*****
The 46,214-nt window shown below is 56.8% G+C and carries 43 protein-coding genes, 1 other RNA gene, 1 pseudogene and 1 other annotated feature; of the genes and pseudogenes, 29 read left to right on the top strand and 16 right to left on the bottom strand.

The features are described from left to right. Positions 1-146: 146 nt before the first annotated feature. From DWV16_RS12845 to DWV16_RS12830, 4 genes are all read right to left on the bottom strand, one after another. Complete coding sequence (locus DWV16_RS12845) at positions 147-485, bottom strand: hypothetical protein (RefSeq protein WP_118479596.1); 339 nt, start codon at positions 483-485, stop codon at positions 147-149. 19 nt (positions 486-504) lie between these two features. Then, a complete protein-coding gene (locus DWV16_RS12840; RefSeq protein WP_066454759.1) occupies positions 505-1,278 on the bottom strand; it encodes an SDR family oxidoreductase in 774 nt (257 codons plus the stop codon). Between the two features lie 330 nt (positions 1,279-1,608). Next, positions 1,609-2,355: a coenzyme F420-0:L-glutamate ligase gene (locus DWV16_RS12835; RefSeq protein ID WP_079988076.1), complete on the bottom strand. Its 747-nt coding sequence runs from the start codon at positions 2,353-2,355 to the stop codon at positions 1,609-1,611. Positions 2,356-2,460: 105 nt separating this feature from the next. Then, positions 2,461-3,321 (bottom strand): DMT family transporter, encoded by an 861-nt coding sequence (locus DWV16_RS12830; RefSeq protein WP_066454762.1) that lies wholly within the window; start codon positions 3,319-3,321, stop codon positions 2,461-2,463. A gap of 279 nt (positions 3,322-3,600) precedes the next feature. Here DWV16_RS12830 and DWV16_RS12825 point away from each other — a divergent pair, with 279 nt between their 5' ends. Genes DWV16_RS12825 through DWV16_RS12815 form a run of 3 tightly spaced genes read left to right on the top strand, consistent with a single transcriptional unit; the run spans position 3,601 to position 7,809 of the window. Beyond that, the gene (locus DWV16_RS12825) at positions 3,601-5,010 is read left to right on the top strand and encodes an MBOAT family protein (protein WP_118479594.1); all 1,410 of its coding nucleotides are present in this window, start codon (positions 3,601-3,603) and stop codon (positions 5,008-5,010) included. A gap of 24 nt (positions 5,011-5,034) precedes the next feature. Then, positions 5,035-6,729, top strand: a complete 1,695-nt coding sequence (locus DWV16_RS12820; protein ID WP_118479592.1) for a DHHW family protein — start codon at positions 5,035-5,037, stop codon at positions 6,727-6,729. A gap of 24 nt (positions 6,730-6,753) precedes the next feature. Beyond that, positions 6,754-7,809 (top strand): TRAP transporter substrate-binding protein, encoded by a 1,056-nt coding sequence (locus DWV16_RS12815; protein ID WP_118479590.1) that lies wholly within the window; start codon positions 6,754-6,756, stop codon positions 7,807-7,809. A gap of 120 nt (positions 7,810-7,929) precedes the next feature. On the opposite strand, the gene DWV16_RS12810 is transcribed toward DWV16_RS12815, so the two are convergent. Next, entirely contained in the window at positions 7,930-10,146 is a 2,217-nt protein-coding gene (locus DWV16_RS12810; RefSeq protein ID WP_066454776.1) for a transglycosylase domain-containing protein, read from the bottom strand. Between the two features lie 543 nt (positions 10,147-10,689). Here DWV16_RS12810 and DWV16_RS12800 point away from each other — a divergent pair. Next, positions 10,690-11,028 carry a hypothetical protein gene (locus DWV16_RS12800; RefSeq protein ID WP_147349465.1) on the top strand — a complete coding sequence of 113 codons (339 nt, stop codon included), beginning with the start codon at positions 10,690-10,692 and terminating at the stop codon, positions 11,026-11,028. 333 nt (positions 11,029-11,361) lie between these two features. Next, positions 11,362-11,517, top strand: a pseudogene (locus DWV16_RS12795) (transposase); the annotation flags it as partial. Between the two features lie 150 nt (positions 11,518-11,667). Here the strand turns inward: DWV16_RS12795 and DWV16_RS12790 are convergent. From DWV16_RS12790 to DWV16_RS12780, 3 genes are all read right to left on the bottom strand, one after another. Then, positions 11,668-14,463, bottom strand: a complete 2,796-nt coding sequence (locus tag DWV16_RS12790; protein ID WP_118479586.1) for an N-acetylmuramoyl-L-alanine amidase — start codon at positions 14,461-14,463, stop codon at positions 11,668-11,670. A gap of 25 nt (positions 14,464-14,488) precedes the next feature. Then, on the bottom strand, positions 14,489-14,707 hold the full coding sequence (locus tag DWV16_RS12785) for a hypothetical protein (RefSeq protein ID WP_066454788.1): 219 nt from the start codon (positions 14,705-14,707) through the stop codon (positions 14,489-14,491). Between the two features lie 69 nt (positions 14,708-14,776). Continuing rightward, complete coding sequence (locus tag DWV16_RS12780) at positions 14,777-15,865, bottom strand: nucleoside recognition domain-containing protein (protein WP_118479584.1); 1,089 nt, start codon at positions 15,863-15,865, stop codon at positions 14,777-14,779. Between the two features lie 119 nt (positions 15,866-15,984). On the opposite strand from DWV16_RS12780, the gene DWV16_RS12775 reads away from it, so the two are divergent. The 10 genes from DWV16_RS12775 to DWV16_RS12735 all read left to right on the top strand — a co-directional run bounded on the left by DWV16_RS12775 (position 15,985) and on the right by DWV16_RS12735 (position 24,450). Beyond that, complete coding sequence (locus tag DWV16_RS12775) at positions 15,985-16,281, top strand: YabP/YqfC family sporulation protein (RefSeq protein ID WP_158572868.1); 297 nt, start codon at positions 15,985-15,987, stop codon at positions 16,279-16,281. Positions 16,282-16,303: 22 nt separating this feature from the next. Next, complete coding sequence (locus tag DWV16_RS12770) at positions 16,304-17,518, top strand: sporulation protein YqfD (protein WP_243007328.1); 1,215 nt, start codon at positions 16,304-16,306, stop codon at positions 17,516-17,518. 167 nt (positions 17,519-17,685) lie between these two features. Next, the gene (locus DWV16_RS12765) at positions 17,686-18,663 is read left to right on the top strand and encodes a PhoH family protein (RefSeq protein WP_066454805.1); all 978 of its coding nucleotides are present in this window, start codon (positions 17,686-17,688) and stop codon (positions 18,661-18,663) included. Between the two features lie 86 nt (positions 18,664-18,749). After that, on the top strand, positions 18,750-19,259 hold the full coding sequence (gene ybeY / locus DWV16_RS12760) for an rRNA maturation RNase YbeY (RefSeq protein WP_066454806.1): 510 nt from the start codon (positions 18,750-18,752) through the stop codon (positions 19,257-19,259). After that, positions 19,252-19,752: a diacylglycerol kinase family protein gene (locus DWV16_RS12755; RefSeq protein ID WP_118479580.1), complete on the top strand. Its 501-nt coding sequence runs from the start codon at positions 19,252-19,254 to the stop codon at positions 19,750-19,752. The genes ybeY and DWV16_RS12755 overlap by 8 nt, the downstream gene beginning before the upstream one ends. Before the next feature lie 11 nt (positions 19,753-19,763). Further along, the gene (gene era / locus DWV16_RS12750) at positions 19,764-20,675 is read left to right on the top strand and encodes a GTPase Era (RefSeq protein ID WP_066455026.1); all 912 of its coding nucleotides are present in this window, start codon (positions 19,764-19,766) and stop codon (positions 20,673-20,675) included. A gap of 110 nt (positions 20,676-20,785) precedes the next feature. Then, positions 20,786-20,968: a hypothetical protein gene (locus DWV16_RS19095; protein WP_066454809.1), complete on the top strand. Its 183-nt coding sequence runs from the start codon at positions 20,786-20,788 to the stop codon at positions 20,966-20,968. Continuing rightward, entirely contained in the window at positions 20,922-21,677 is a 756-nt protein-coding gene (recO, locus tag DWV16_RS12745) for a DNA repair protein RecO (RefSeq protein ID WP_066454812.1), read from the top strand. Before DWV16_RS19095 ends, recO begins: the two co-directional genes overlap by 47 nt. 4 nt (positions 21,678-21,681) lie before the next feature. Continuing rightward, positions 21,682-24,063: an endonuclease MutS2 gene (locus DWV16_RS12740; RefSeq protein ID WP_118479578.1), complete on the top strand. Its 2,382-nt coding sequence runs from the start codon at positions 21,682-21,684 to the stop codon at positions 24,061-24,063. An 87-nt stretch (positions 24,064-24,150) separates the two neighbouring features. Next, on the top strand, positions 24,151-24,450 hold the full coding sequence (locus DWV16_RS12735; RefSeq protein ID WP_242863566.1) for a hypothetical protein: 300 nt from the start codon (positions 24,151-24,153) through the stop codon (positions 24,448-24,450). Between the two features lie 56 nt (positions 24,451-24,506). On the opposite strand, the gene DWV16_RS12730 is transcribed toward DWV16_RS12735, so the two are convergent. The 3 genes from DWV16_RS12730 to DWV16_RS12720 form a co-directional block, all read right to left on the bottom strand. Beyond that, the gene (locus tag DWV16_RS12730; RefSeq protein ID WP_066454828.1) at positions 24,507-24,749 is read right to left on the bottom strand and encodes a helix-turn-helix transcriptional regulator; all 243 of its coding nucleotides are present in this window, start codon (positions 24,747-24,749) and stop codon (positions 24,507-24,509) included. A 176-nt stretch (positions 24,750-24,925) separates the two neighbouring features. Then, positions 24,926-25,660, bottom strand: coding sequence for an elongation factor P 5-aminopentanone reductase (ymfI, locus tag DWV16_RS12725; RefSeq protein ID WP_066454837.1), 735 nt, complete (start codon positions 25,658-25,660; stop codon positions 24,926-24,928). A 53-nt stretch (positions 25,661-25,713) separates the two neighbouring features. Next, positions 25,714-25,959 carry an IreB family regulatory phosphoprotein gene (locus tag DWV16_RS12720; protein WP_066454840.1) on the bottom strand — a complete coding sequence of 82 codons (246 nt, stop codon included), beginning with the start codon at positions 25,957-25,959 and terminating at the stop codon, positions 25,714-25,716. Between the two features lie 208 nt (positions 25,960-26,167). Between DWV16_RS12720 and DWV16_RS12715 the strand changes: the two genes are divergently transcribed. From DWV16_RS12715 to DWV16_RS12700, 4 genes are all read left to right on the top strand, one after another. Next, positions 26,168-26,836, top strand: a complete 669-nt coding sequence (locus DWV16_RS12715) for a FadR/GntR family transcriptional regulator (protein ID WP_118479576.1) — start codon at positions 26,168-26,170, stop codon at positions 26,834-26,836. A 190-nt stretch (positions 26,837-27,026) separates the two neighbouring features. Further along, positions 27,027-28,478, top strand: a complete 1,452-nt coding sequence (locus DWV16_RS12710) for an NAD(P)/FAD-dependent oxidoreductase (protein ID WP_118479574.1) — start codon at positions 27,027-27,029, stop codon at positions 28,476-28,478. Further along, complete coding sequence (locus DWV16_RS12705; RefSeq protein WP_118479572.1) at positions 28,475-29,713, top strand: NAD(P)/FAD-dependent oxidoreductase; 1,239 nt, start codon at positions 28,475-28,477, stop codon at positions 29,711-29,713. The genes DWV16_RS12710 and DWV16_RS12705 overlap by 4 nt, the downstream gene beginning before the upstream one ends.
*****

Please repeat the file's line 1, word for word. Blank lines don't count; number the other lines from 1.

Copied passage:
The 46,214-nt window shown below is 56.8% G+C and carries 43 protein-coding genes, 1 other RNA gene, 1 pseudogene and 1 other annotated feature; of the genes and pseudogenes, 29 read left to right on the top strand and 16 right to left on the bottom strand.